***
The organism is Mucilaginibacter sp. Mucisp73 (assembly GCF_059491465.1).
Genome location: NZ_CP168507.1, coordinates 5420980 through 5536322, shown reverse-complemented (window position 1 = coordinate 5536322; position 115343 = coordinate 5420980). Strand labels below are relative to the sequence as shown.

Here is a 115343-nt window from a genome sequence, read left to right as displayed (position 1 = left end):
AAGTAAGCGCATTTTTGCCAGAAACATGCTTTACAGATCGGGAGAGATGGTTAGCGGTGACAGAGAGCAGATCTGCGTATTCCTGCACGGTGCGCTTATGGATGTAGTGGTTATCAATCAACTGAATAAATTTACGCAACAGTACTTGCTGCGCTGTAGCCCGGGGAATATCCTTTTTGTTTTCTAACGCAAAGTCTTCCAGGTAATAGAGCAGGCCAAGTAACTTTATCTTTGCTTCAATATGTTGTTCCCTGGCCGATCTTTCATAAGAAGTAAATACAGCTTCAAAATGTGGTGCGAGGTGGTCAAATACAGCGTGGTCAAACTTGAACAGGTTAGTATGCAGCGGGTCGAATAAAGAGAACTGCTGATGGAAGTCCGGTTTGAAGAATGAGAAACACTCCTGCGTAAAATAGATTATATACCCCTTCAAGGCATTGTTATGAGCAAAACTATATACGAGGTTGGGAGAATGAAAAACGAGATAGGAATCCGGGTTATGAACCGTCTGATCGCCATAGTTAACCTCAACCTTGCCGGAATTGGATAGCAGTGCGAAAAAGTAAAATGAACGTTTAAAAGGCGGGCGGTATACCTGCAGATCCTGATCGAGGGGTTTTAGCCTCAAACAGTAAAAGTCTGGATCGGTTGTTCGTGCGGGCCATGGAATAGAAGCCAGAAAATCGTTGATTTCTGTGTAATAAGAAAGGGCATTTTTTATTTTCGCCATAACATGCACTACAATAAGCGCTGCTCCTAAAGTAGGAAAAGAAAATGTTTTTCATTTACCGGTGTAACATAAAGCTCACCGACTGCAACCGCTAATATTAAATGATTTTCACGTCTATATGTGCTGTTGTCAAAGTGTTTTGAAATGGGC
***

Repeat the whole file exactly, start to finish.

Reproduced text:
The organism is Mucilaginibacter sp. Mucisp73 (assembly GCF_059491465.1).
Genome location: NZ_CP168507.1, coordinates 5420980 through 5536322, shown reverse-complemented (window position 1 = coordinate 5536322; position 115343 = coordinate 5420980). Strand labels below are relative to the sequence as shown.

Here is a 115343-nt window from a genome sequence, read left to right as displayed (position 1 = left end):
AAGTAAGCGCATTTTTGCCAGAAACATGCTTTACAGATCGGGAGAGATGGTTAGCGGTGACAGAGAGCAGATCTGCGTATTCCTGCACGGTGCGCTTATGGATGTAGTGGTTATCAATCAACTGAATAAATTTACGCAACAGTACTTGCTGCGCTGTAGCCCGGGGAATATCCTTTTTGTTTTCTAACGCAAAGTCTTCCAGGTAATAGAGCAGGCCAAGTAACTTTATCTTTGCTTCAATATGTTGTTCCCTGGCCGATCTTTCATAAGAAGTAAATACAGCTTCAAAATGTGGTGCGAGGTGGTCAAATACAGCGTGGTCAAACTTGAACAGGTTAGTATGCAGCGGGTCGAATAAAGAGAACTGCTGATGGAAGTCCGGTTTGAAGAATGAGAAACACTCCTGCGTAAAATAGATTATATACCCCTTCAAGGCATTGTTATGAGCAAAACTATATACGAGGTTGGGAGAATGAAAAACGAGATAGGAATCCGGGTTATGAACCGTCTGATCGCCATAGTTAACCTCAACCTTGCCGGAATTGGATAGCAGTGCGAAAAAGTAAAATGAACGTTTAAAAGGCGGGCGGTATACCTGCAGATCCTGATCGAGGGGTTTTAGCCTCAAACAGTAAAAGTCTGGATCGGTTGTTCGTGCGGGCCATGGAATAGAAGCCAGAAAATCGTTGATTTCTGTGTAATAAGAAAGGGCATTTTTTATTTTCGCCATAACATGCACTACAATAAGCGCTGCTCCTAAAGTAGGAAAAGAAAATGTTTTTCATTTACCGGTGTAACATAAAGCTCACCGACTGCAACCGCTAATATTAAATGATTTTCACGTCTATATGTGCTGTTGTCAAAGTGTTTTGAAATGGGC